Seen in → No.137
Medium — Using the term “Renaissance Creator” might not have been my choice but I do like the premises of this piece; creators can gain their own authority and independence more easily, so big media companies can become umbrellas and talent management outfits regrouping creators; the latter can themselves stay autonomous and even and scale to becoming their own “labels.” The author focuses on various profiles of writers/journalists, making the parallel with musicians and their labels and talks about “the hybridization of the individual as both a creator and an entrepreneur” which I’d argue is actually even broader, for example extending even to intrapreneurship where larger companies can become portfolios of pretty independent sub-brands.
Sidenote: However, going on a bit of a tangent, remember that it’s always important not to idolize this transition. Independence is on a spectrum with massive successes like the top writers on Substack on one end and Uber or food delivery drivers—treated like indies but shackled inside a completely unfair market—on the other. Opportunities for some high performers are often used to give a nice sheen to the adjacent models who simply externalize employees. The commodification of comms and infrastructure makes possible both liberating opportunities and extraction through precarity.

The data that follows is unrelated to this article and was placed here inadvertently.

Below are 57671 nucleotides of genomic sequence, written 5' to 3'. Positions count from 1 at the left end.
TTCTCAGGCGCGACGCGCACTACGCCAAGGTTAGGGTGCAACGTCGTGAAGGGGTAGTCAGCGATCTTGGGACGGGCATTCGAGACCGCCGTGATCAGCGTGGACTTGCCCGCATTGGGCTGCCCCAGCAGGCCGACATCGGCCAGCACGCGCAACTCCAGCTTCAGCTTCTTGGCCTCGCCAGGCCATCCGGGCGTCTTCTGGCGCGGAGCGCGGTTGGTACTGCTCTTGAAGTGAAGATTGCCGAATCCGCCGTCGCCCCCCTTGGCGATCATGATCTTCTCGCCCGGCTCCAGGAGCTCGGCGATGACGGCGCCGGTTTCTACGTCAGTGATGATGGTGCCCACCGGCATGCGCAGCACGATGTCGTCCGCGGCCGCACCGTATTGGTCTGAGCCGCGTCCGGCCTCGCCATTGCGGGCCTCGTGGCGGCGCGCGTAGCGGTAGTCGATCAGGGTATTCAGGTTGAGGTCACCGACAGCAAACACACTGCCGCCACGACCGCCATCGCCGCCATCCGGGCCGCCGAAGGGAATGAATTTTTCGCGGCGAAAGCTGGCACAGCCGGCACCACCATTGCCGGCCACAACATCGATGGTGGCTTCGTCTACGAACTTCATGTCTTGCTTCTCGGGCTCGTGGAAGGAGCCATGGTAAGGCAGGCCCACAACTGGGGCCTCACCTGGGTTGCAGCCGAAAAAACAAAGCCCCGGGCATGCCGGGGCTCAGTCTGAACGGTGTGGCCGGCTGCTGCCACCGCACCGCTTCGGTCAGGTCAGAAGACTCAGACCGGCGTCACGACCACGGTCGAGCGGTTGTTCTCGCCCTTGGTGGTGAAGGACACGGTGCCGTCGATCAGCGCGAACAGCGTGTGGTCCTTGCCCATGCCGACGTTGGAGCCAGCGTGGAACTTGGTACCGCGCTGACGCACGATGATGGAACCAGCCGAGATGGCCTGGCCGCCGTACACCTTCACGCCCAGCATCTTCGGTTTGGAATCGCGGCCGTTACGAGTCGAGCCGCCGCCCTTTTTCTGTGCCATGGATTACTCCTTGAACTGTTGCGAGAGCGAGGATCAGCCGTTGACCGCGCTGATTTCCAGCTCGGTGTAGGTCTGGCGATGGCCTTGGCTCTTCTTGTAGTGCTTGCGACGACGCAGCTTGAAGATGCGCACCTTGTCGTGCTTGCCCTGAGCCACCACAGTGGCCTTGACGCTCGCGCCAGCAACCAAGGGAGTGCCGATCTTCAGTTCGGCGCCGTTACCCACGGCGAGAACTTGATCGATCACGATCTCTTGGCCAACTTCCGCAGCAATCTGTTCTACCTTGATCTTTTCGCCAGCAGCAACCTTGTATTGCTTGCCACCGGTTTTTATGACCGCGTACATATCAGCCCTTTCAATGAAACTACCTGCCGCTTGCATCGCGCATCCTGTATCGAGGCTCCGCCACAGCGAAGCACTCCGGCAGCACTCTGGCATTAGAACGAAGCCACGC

And while media companies spend time working to restructure and focus their business on talent and become “the label”, we’ll see a lot of individuals exit the major “labels” and go independent. These creators will then structure themselves as independent media companies and develop micro labels themselves. […]
This is what I’m calling the age of the Renaissance Creator — the hybridization of the individual as both a creator and an entrepreneur. This development and definition of ‘creativity’ is one of the more interesting things happening today because it is contrary to the supposed logic for a creator to go independent. […]
Newsletters have put tangible value on a creator’s work that has allowed them to build a business around both their individual brand and the content that they create. It is both a platform and a format. It’s enabled the creator to deliver thoughtful analysis with a consistent point of view. It’s allowed them to create a “micro label” business outside of the management of larger holding companies. It’s valuable. […]
As you can see, not only has this format enabled any creator to enter the venue and launch a media company, but it’s also enabled a new way of thinking of putting value on the creator work which then breeds new business models tied to ownership, consumer relationship (ie. customers are fans) and beyond.